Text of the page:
Pioneering wildlife lessons for the more senior observer

Wild at Heart coordinator Jan Flamank takes a lesson
Wild at Heart coordinator Jan Flamank takes a lesson
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Wildlife groups are run for youngsters in many towns and cities but Sheffield is thought to be the first place to have one specifically for older people - the newly formed Wild at Heart.

Run by the Sheffield and Rotherham Wildlife Trust for a membership it describes as ‘50 to 105’, it has been made possible by a grant from the Big Lottery Fund and is scheduled to run for five years. It involves indoor meetings and art classes, as well as introducing participants to field activities like birdwatching, bat and fungi walks, small mammal surveys and tree and wildflower identification. Members will also be invited to pull on wellies and get involved with practical conservation work like woodland maintenance and hedge laying at the Trust’s nature reserves.

In her first couple of months as coordinator Jan Flamank has set up nine groups in the mould of regular wildlife classes that meet at Gilbert Court sheltered housing complex in Sheffield.

A frequent comment she hears from members is that Wild at Heart brings to life many of the wonders of nature they see on TV programmes like Springwatch, Autumnwatch and the recent series of Winterwatch.

It has inspired her groups to adapt the communal garden at their sheltered housing centres to make it more attractive to wildlife. Bird feeders have been introduced and there are plans to create a small wildflower meadow as well as build an insect house with logs and smaller branches of trees.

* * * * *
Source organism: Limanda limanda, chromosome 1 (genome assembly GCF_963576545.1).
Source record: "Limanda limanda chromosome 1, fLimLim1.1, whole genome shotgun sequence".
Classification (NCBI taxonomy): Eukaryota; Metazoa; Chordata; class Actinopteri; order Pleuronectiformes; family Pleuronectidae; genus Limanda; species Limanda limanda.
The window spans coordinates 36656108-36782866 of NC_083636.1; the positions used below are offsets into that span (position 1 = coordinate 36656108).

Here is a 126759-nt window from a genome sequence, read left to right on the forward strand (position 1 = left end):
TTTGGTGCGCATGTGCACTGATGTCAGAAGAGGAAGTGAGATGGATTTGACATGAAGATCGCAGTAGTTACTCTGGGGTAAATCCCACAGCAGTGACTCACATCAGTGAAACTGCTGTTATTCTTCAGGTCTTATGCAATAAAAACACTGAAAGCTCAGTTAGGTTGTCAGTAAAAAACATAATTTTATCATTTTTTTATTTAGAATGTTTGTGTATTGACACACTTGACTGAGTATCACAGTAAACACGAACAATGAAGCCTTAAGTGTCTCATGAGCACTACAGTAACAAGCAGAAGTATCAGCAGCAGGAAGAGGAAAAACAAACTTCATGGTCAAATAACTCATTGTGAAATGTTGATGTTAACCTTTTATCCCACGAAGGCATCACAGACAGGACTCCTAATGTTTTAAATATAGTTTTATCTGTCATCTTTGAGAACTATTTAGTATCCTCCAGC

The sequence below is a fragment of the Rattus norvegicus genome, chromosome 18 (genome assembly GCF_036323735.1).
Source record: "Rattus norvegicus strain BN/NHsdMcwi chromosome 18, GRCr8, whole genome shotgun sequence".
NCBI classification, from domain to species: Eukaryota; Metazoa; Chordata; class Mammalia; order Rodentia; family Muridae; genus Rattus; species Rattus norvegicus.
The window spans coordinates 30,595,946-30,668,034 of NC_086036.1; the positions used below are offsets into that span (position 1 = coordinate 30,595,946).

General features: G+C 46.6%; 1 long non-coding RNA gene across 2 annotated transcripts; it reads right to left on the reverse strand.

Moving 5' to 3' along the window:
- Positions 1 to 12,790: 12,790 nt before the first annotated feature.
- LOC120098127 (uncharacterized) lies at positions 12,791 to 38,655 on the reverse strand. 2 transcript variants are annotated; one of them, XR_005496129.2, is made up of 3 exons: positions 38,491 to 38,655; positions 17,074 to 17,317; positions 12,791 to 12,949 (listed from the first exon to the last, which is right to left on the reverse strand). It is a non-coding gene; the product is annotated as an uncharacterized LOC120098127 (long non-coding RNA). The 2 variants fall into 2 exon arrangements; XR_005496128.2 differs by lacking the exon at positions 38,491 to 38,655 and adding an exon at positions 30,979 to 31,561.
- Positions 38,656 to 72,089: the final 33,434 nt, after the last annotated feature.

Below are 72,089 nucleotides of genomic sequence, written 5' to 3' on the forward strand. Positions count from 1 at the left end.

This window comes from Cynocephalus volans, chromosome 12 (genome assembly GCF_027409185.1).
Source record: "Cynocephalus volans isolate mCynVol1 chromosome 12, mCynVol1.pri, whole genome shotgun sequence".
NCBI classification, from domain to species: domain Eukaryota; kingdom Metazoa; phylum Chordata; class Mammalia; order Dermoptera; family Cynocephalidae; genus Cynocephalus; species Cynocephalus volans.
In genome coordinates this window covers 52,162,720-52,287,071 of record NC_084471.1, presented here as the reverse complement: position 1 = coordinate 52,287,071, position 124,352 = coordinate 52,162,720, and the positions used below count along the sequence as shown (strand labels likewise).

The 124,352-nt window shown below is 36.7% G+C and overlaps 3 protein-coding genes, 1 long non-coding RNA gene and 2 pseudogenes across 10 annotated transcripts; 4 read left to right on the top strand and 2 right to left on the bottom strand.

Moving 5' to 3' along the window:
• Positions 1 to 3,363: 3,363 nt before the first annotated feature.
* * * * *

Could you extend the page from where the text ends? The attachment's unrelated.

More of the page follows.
“It makes you want to increase your knowledge about birds, butterflies and so on,” says Gilbert Court member, Chris How. “Since Jan started her classes I find myself being more aware about what’s going on around me when I go out, and it’s still only winter. Roll on spring.”

Another member, Mary Barnes, says it had made everyone more interested in what’s happening in the garden at Gilbert Court. “Even something as common as the blackbird. I didn’t realise how beautiful the male looks with its lovely yellow beak and bright yellow eye ring. And what a wonderful song it has.”

Jan is a former health visitor and is a professional artist, but this is her dream job she says.

She expects to set up more groups through the spring and summer for a ‘social and community learning project’. So far, most meetings have been held indoors, during which she has talked about wildlife topics or organised artistic activities with materials likes dried plants or bird feathers found outdoors.

One way Jan hopes to spread the Wild at Heart word in Sheffield is through the city’s GPs and district nurses. The thinking behind using health professionals as a conduit, she says, is that they deal with a lot of older people and may suggest involvement in her groups as a way of tackling issues such as loneliness and lack of exercise.

Sheffield is the only city outside London with its own Wildlife Trust, and with good reason. In the last 30 years a massive clean-up of what used to be one of Europe’s most polluted urban areas has transformed it into what is said to be the UK’s greenest city. It has over 200 parks, woods and other areas in which nature can live side by side with the city’s 550,000 residents, including 12 nature reserves run by the Sheffield and Rotherham Wildlife Trust.

Established in 1985, the Trust has grown from a small band of enthusiasts and volunteers to one of England’s most successful conservation groups with a full-time staff of 20 and more than 6,000 members.

The Trust’s Ben Keywood believes that the Wild at Heart project is addressing a large untapped interest in nature amongst the over-50s: “I’m sure other wildlife trusts will be looking with interest at our scheme and may organise their own Wild at Heart.”

For more about Wild at Heart, visit or call 0114 263 4335. Alternatively, contact Jan on email via